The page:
All the contracts for the Christmas lights have now been awarded. The switch-on ceremony will be on Sunday 3 December, with award-winning Author Robert Harris pressing the button. The switch on will be earlier than previously announced, at 5pm, and this will be preceded by music beginning at 4pm. The Primary School, Town Band and Rock Choir will be there to entertain you..
At the meeting, Councillor Brookman said that volunteers would be needed both before and at this event. Anyone interested in helping should contact him via the HTC office at email@example.com.
(An interview with Councillor Brookman can be found here.)
Members of the Thames Valley Police were present at the November meeting and made a short presentation. They apologised for recent non-attendance, saying that current staffing levels meant it was impossible to visit every parish meeting in their area.
The main point was that Hungerford had recently been ‘quiet’ (their attention had been more opccupied in some neighbouring villages). One issue that was anticipated, particularly in the run up to Christmas, was shoplifting. Some known offenders from Newbury were being monitored. It was suggested that the new WHS might attract shoplifters.
With regard to the new tri-service station, it was again pointed out that this was not designed for public access but was merely used as a base. However, in what seems to be a slight change of policy from a previous statement, the meeting was told that it was hoped that a police doorbell and a letterbox would be fitted so as to provide some method of contact in case the police were in the building. The matter was, however, beyond their control. Councillor Crane said that HTC would write to the relevant authorities and Richard Benyon in order to expedite this decision.
In response to a question from HTC, the police said that they could not confirm that any shoplifting incident would be attended by an officer that day. It was pointed out that in some cases CCTV or other evidence made identification easier, in which case the matter would be regarded as less urgent.
It was also mentioned that current policy was to spend time patrolling areas where there had been trouble in the past. In Hungerford’s case, this was mainly the skate park.
Some initiatives are also being developed to help combat rural crime and further details would be announced soon. These include discounts on and advice about specialist crime-prevention equipment, such as for farms.
There will a Community Conversation at which representatives of the police will be present to answer questions from residents. This will take place from 7pm to 8.30pm on Wednesday 15 November.
General information about the police presence in the area, including about the nature of the new tri-service station in Hungerford, can be found here.
Neighbourhood Watch Meeting
Angela Money of the West Berkshire Neighbourhood Watch (NW) also addressed the November meeting. She reported that there are currently about 700 NW areas in West Berkshire, 20 of which are in Hungerford with more planned. The town’s first Junior NW has also recently been set up. In all, 8.7m households in the UK are within a NW area.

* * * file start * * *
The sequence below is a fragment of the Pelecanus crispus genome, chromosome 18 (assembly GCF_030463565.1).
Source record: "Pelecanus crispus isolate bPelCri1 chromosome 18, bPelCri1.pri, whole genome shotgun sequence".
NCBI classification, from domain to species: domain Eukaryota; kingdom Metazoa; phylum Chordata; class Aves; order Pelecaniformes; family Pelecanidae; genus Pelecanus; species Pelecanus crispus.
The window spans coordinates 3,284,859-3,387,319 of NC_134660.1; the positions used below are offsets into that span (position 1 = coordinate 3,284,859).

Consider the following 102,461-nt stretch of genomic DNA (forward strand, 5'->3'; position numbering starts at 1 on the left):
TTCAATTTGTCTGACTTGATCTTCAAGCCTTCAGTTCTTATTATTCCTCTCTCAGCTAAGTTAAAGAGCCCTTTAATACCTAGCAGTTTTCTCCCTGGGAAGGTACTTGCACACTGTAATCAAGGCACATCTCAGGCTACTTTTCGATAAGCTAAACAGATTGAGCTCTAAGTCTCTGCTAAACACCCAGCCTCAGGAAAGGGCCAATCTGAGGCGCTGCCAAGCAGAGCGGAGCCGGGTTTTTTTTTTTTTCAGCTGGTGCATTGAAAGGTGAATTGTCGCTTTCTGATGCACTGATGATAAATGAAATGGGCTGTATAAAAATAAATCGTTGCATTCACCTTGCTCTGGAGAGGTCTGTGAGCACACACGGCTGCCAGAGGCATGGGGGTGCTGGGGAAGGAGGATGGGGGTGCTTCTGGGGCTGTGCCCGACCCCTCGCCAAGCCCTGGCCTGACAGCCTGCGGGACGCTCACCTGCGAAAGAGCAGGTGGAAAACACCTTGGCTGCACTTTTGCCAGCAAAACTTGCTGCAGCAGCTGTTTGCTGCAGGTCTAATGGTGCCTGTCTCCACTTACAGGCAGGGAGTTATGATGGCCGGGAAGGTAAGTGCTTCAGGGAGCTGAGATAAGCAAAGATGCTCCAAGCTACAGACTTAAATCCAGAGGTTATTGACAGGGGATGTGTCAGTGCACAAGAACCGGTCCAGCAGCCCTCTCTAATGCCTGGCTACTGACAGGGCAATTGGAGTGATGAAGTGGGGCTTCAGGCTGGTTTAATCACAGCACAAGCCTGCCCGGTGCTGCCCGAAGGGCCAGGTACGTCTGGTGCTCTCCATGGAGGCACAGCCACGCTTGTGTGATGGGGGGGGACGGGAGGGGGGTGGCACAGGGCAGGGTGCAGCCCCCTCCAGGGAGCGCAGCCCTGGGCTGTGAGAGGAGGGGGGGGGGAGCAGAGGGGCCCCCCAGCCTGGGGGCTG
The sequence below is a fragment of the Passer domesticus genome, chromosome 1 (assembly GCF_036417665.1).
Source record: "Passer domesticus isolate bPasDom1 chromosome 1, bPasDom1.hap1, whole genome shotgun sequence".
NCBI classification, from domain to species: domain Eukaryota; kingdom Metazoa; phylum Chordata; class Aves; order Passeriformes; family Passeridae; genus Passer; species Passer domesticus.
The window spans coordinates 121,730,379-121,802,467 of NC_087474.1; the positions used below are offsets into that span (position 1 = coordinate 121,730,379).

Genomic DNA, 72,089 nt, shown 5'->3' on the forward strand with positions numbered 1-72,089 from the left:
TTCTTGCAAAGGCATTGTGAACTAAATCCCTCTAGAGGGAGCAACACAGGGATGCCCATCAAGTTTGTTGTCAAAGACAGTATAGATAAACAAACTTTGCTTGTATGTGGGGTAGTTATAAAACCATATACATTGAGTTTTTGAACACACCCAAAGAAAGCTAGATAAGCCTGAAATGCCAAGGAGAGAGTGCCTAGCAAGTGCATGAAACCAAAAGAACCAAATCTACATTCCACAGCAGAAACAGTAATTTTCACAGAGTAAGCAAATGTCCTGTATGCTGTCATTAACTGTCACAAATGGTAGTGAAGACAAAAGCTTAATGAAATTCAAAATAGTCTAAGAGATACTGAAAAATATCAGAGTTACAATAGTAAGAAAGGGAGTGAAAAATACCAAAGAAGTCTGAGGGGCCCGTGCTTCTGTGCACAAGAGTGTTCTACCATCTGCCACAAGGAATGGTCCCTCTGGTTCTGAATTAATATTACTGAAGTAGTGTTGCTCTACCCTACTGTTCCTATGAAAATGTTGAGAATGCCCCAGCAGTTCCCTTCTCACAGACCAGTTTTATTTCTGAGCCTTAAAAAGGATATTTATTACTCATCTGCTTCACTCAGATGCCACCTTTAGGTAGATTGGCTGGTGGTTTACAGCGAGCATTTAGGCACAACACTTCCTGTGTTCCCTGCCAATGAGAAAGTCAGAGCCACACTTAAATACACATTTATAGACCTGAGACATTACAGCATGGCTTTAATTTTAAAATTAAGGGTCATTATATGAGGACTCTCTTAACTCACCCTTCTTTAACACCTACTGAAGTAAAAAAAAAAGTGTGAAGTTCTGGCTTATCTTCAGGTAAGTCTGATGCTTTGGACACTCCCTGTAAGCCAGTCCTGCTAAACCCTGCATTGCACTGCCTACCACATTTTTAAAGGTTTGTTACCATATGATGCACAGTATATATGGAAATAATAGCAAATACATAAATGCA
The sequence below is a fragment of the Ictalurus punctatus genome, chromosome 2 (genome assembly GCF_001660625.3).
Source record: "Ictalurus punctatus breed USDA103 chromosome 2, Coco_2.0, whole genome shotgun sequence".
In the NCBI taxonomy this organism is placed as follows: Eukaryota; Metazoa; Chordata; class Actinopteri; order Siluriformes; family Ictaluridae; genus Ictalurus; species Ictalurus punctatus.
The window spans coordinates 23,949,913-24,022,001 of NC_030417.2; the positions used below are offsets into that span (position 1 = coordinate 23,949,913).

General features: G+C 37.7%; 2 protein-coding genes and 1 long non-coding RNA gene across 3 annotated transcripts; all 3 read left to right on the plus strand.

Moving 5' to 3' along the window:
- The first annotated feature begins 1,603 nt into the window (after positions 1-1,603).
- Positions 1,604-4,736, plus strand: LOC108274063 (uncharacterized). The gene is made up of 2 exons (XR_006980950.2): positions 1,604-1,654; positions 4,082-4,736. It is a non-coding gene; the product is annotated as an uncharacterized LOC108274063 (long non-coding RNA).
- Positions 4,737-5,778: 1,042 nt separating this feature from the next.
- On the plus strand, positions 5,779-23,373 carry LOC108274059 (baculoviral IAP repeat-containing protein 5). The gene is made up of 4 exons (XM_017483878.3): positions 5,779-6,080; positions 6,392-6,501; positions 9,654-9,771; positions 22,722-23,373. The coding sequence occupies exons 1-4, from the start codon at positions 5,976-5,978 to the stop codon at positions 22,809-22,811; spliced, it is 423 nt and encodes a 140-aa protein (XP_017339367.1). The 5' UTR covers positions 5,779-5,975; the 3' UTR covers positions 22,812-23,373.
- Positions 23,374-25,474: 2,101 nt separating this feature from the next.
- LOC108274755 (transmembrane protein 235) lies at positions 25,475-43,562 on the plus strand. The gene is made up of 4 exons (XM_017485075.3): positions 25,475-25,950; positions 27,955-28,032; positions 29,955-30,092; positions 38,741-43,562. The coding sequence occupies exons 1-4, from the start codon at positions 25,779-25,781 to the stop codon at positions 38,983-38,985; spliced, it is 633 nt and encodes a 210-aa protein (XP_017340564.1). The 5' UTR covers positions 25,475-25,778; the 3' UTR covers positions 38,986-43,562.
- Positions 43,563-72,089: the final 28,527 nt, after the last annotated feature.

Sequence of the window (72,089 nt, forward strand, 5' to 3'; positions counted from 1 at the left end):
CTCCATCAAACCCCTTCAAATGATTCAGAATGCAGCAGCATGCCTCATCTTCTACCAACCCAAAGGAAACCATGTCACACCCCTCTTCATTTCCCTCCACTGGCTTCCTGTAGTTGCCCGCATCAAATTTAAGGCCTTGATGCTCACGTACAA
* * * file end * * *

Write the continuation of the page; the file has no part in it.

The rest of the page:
Despite these impressive statistics, it’s hoped and anticipated that more areas will join the scheme. As well as the benefits of greater security and community engagement there are more tangible advantages such as discounts on various anti-crime equipment; and on household insurance. A minimum of six properties are required to create an area.
There will also be an opportunity to learn more at the NW meeting which will take place at the West Berkshire Council Offices in Newbury at 7.30 on Monday 20 November. The event will also include a talk on Newbury’ history and updates from the police and fire service.
You can find out more about the Neighbourhood Watch scheme by clicking here. This includes a video of part of the above-mentioned meeting.
A recurring problem and one for which there is no obvious permanent solution. It appears that the population of these winged vermin has halved since a cull last month. Additional measures to reduce their population still further are being considered in consultation with WBC’s Environmental Health team. These are likely to include litter control and extending the pigeon-proof spikes on buildings in the High Street.
The sections above cover some of the issues with which Hungerford Town Council has recently been involved or concerned: it by no means describes all of the Council’s activities.
For more information on Hungerford Town Council, please click here.
If there’s anything that you’d like to see addressed by Hungerford Town Council, and perhaps also covered in this way in future editions of Penny Post Hungerford, please email firstname.lastname@example.org. Any such suggestions should be received at least four working days before the end of the month (and preferably sooner) if they are to be included in the corresponding post for the following month. That is not, of course, to say that the Council will not in any case give the matter its attention and respond personally if appropriate.
This information has been compiled by Penny Post from information supplied by Hungerford Town Council and others. Links have been provided to other posts, on the Penny Post site or elsewhere, to provide additional information where this has been judged necessary. The presence of such a link should not be taken to imply that Hungerford Town Council necessarily agrees with, endorses or supports any of the material contained therein.